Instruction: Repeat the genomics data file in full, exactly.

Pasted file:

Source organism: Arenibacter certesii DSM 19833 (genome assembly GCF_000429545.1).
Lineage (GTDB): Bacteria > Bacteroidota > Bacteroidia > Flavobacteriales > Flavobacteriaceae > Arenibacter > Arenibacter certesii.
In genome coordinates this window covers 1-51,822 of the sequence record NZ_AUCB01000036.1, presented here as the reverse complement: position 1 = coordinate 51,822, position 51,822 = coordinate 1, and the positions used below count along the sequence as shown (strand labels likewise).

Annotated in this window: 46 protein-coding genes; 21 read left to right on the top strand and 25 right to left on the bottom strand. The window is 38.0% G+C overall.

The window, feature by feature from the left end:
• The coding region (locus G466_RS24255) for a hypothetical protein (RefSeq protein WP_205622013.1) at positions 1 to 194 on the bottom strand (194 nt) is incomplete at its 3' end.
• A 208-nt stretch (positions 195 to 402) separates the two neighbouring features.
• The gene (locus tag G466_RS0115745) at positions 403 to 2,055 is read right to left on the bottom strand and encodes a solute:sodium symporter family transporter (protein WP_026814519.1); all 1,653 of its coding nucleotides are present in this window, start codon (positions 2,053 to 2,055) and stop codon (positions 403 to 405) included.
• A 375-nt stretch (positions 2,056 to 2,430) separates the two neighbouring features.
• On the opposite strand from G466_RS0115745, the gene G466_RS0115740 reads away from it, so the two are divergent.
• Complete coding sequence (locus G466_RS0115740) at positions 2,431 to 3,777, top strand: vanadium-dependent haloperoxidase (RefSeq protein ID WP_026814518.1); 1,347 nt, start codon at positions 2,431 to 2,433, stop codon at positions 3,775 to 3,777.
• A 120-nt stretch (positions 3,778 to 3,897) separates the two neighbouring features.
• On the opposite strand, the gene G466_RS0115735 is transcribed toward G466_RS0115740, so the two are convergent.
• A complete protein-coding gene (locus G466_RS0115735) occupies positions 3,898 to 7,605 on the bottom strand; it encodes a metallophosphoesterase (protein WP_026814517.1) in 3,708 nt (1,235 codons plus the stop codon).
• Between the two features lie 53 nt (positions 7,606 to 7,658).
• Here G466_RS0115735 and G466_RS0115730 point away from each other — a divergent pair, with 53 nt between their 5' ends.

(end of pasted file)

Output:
Source organism: Arenibacter certesii DSM 19833 (genome assembly GCF_000429545.1).
Lineage (GTDB): Bacteria > Bacteroidota > Bacteroidia > Flavobacteriales > Flavobacteriaceae > Arenibacter > Arenibacter certesii.
In genome coordinates this window covers 1-51,822 of the sequence record NZ_AUCB01000036.1, presented here as the reverse complement: position 1 = coordinate 51,822, position 51,822 = coordinate 1, and the positions used below count along the sequence as shown (strand labels likewise).

Annotated in this window: 46 protein-coding genes; 21 read left to right on the top strand and 25 right to left on the bottom strand. The window is 38.0% G+C overall.

The window, feature by feature from the left end:
• The coding region (locus G466_RS24255) for a hypothetical protein (RefSeq protein WP_205622013.1) at positions 1 to 194 on the bottom strand (194 nt) is incomplete at its 3' end.
• A 208-nt stretch (positions 195 to 402) separates the two neighbouring features.
• The gene (locus tag G466_RS0115745) at positions 403 to 2,055 is read right to left on the bottom strand and encodes a solute:sodium symporter family transporter (protein WP_026814519.1); all 1,653 of its coding nucleotides are present in this window, start codon (positions 2,053 to 2,055) and stop codon (positions 403 to 405) included.
• A 375-nt stretch (positions 2,056 to 2,430) separates the two neighbouring features.
• On the opposite strand from G466_RS0115745, the gene G466_RS0115740 reads away from it, so the two are divergent.
• Complete coding sequence (locus G466_RS0115740) at positions 2,431 to 3,777, top strand: vanadium-dependent haloperoxidase (RefSeq protein ID WP_026814518.1); 1,347 nt, start codon at positions 2,431 to 2,433, stop codon at positions 3,775 to 3,777.
• A 120-nt stretch (positions 3,778 to 3,897) separates the two neighbouring features.
• On the opposite strand, the gene G466_RS0115735 is transcribed toward G466_RS0115740, so the two are convergent.
• A complete protein-coding gene (locus G466_RS0115735) occupies positions 3,898 to 7,605 on the bottom strand; it encodes a metallophosphoesterase (protein WP_026814517.1) in 3,708 nt (1,235 codons plus the stop codon).
• Between the two features lie 53 nt (positions 7,606 to 7,658).
• Here G466_RS0115735 and G466_RS0115730 point away from each other — a divergent pair, with 53 nt between their 5' ends.